Why do we drink so much? Let’s bellow “Wahey” in unison and talk about booze because it’s fun, right?
Sometimes I tell jokes about it myself. Ignoring the fact that Father Jack is a decaying, diseased, damaged mess, I’ll pop a can of beer while quoting the sitcom character’s best line – the single word “Drink!” It’s followed by a number of other amusing gems, like “Nuns! Reverse! Reverse!” but the sentiment is the same gag that’s ingrained in our culture.
Drinking is macho, cool, funny and determinedly self-destructive. We’re hurting ourselves and it’s funny because… wait, why is it funny? Ha, ha. Shut up and drink up.
Not everybody’s laughing. The head of tourism for the Balearic Islands, Pilar Carbonell, has asked airlines to place a limit on the amount of alcohol they serve passengers because anti-social behaviour was starting even as passengers landed.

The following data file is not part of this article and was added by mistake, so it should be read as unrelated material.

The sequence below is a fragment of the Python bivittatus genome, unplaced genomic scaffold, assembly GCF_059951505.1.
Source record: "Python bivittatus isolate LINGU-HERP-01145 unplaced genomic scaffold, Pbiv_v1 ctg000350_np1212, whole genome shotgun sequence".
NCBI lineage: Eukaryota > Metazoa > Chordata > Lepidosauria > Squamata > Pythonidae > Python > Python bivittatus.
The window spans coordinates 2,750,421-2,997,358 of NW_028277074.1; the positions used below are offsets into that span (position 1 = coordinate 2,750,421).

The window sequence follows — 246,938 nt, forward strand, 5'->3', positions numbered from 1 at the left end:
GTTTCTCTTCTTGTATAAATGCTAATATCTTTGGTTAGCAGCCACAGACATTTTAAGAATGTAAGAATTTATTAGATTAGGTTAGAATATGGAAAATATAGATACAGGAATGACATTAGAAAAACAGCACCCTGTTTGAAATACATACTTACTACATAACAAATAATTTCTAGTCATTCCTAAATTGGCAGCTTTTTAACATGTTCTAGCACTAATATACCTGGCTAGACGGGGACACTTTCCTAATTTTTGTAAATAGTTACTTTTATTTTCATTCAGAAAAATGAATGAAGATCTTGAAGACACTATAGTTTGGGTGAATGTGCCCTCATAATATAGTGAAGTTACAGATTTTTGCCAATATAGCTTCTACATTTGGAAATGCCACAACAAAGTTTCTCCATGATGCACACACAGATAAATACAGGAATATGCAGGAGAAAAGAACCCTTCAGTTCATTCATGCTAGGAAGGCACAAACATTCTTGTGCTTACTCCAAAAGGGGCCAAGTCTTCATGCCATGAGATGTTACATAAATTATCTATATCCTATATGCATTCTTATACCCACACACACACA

This isn’t a specifically Scottish problem, of course. Many of the people staggering on to the tarmac in Ibiza are from other parts of the British Isles, but if any problem is worth a discussion among Scots, it’s this. It’s unhealthy, expensive and – based on the looks on Spanish faces – embarrassing.
It was only when I left the UK that I fully realised not everybody drinks so much. Here in Canada, there are still macho jokes about beer but, somehow, communities don’t have the same scenes of weekend binge drinking that British towns endure. It’s been a while since I stepped over a single, broken shoe in a pool of vomit while walking down the street on Sunday morning.
I’m not getting preachy, at least I hope not, because I haven’t given up drink and I don’t intend to. I’m just pointing out not everybody is like us, and maybe we could reflect on our own behaviour and change it a bit. At least, we could stop laughing at our own stupidity for a while.